In Camille Blatrix's first exhibition in New York—"Pop-up," on view at Andrew Kreps Gallery—the Paris-based artist engages the prevalence of advertising imagery, saturated to the point of becoming its own visual language.
At the entrance to the show, Blatrix has installed an "Ask Us Anything" chat robot visual. A helpful character more at home on the sidebars of webpages than on gallery walls, the icon is a signifier of a constant advertorial presence that promises to answer all your questions and solve your problems. Throughout the gallery are references to omnipresent corporate imagery: the bright primary colors ubiquitous in branding logos also feature in Blatrix's sculptures. This palette dominates not only the works but the gallery itself, as a wallpainting of alternating yellow, blue, red, and green encircles the room. In Blatrix's four-panel sculpture They play We play (2021) [pictured], the same colors crop up in the abstracted forms of Starbucks and Google emblems. More than just logos, they are representations of capital, and Blatrix appropriates their visual language of production in art historical terms, transforming them into symbols.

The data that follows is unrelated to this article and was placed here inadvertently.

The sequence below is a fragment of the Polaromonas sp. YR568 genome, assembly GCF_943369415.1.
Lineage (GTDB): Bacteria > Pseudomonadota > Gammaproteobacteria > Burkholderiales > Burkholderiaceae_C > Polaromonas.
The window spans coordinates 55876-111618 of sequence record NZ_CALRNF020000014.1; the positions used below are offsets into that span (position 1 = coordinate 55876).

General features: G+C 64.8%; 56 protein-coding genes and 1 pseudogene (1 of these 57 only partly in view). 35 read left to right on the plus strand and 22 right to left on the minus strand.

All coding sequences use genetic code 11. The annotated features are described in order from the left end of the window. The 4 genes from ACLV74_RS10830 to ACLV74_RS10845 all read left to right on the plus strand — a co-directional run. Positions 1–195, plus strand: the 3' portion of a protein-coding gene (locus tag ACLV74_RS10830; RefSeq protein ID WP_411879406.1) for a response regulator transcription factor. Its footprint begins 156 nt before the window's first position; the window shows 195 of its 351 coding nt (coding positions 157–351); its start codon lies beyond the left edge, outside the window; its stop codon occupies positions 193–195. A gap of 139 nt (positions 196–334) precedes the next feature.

Camille Blatrix, They play We play, 2021. Acrylic resin, wood, printed laminate, led system, electronic component, wooden marquetry, 78 3/4 × 78 3/4 inches; marquetry: 13 3/4 × 11 3/4 × 1 inches. Image courtesy of the Artist and Andrew Kreps Gallery, New York. Photo: Dan Bradica.